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Victoria’s Secret Models: More Than the Sum of Their Angelic Parts

Miss America boasts ambitious young women with meaningful platforms and dreams of scholarships, while the Victoria’s Secret runway features hot bodes in platform shoes, fueling carnal fantasies.

The pageant has a talent factor (ballet, violin, opera singing…)

VS has a Hooters factor (the jiggling and wiggling of abundant cleavage and toned rears). Which event draws more fans? The panty parade of course.

The iconic beauty pageant is fizzling, while VS is sizzling. This seems discouraging for the next generation of young women in this country.¬†But a closer look at these models‚ÄĒbeyond titillating tight shots and giddy backstage footage‚ÄĒuncovers a new meaning of¬†secret angels.

The lingerie queens can’t pause mid-pivot to deliver a speech on how they plan to help people or save the planet, but many of them already are. It takes experience on the VS runway and a perfect-10 physique for a model to “earn her wings” (not to mention strength training and remarkable balance in 6-inch heels, as the extravagant bejeweled accessories can weigh up to 50 pounds). But so many of the sultry Angels work as another sort of angel in their down time that it appears the undergarment giant is factoring in role modeling as well when granting wings.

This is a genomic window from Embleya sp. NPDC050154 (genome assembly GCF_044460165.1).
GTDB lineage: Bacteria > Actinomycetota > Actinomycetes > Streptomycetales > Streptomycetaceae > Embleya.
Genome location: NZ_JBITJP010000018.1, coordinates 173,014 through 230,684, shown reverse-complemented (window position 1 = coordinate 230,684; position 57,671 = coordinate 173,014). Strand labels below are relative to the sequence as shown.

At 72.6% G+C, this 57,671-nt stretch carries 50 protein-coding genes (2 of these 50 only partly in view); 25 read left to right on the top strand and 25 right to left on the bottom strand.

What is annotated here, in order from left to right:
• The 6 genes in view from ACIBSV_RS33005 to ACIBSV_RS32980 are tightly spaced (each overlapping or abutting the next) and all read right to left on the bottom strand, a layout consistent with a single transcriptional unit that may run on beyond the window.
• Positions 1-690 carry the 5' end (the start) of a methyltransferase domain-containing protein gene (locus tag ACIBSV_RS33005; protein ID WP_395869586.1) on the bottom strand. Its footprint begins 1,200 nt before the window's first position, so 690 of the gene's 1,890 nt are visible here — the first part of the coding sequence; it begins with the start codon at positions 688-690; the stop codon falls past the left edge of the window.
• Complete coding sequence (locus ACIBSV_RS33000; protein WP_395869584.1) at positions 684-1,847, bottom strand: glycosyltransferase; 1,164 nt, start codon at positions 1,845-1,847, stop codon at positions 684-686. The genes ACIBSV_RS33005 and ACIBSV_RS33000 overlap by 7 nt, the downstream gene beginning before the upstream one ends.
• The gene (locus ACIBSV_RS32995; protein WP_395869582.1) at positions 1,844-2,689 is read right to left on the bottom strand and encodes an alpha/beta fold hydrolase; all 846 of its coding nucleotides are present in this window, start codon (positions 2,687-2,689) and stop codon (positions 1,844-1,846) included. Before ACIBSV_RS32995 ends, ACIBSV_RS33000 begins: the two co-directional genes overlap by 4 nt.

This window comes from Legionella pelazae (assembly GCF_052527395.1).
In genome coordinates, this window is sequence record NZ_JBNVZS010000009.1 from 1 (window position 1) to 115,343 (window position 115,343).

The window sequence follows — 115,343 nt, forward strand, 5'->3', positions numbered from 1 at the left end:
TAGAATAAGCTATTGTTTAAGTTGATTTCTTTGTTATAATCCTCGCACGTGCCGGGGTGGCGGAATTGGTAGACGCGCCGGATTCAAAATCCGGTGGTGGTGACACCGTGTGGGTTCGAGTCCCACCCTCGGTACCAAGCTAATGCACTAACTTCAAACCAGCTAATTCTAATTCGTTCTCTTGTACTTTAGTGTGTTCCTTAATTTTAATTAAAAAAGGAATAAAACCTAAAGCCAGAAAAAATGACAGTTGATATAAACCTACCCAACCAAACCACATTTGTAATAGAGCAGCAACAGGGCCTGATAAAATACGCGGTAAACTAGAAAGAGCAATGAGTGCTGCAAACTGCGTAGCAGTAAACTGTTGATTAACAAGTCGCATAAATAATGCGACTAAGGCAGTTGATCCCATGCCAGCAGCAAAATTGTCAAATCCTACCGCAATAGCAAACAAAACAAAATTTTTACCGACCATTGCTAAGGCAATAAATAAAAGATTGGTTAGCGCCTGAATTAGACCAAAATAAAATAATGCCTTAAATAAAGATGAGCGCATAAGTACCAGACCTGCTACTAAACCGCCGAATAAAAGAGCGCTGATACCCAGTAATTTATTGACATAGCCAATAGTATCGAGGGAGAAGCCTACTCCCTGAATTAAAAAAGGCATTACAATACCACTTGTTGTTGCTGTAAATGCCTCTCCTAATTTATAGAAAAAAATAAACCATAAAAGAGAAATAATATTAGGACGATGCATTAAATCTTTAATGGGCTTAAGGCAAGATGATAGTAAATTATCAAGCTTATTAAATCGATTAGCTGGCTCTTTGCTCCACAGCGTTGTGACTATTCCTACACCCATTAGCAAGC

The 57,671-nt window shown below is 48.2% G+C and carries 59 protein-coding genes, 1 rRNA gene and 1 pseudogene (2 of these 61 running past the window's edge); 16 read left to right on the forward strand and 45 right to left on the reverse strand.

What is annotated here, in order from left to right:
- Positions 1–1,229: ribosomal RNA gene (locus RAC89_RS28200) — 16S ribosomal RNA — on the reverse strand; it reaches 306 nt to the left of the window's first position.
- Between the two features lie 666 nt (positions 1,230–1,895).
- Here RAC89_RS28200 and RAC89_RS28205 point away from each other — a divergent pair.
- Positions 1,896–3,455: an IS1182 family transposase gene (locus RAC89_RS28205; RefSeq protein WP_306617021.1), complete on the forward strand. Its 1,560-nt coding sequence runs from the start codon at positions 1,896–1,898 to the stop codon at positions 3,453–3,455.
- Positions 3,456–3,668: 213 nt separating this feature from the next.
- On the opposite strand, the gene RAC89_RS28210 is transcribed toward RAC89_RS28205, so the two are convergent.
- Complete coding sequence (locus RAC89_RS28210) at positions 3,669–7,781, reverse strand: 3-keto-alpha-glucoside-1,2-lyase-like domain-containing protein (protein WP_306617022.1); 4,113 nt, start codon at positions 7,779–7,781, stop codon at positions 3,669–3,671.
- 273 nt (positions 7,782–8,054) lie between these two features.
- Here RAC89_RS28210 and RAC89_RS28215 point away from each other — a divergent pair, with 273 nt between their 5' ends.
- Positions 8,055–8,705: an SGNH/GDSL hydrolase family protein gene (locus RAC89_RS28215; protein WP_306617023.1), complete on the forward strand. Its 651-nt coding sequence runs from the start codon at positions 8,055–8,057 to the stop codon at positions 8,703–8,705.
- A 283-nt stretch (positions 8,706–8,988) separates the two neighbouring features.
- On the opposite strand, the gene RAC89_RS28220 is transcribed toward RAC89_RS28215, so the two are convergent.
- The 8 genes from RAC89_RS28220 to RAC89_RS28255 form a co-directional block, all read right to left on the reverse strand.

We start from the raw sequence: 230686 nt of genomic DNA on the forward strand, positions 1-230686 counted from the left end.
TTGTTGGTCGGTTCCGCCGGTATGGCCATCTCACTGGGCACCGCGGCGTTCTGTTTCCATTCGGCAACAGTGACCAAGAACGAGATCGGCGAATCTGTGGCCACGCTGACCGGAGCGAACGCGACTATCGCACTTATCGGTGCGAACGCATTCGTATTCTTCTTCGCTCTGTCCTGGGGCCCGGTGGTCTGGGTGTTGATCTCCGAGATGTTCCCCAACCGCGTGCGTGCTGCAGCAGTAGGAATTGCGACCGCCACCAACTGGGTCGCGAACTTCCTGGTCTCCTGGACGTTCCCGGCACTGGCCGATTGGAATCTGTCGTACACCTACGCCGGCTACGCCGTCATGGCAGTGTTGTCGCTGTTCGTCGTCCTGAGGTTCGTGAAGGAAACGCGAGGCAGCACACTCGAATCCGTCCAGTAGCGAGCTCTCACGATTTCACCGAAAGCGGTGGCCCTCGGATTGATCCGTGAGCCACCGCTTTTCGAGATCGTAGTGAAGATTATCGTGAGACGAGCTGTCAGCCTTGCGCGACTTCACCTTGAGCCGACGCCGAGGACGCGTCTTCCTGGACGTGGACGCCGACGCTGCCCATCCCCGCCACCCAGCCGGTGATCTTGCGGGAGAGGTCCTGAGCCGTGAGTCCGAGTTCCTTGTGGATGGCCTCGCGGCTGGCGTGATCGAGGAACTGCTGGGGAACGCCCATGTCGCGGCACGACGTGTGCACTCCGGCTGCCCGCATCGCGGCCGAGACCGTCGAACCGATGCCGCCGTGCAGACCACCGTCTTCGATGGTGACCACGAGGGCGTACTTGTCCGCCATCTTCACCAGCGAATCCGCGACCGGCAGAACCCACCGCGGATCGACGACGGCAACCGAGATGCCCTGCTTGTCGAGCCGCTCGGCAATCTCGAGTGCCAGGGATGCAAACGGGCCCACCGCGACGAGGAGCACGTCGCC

Read my article, Victoria’s Angels: More Than the Sum of Their Angelic Parts, on¬†lemondrop.com

Tonight, millions of viewers will tune into the most popular lingerie extravaganza of the year: the Victoria’s Secret Fashion Show. Last year, 8.3 million people watched the Angels strut their stuff in barely-there underwear — twice the number that saw Miss America crowned.While the Victoria’s Secret show may seem full-cupped and empty-headed, a closer look at these models might show you that there’s more to them than (admittedly, pleasantly) meets the eye.


See, for example: gorgeous Brazilian¬†Adriana Lima, who grew up playing with orphans in her poverty-stricken hometown. From early on in her career (she moved to New York to model at 15), Lima donated money and bought clothes for needy kids every time she went home to visit. In an interview at age 19, she noted the self-centered nature of the fashion world and said, “When I help someone, I lose .01 percent of my ego.”Despite frequently being ranked one of the sexiest women on Earth, in 2006 Lima told GQ that she planned to remain a virgin until married. (She and Serbian basketball player Marko Jaric wed in 2009 and had a baby — over nine months later.)Alessandra Ambrosio, another Brazilian and veteran Angel, is an ambassador for the National Multiple Sclerosis Society and supports several organizations in her homeland. Ambrosio also threw an Open Your Heart benefit with fellow strutter Coco Rocha during New York Fashion Week last February and raised $20,000 for children in Haiti.
Chanel Iman¬†works with the HerShe Group, which helps girls in foster care. “I’m just grateful to be given the opportunity to do more than model, to be a voice as well,” she says, “and to help teens who didn’t get the chance in life that I did.” Iman also supports St. Jude Children’s Hospital and Arise Christian Center. She will turn 20 the day after her second Victoria’s Secret show, and her wish for wings will come true.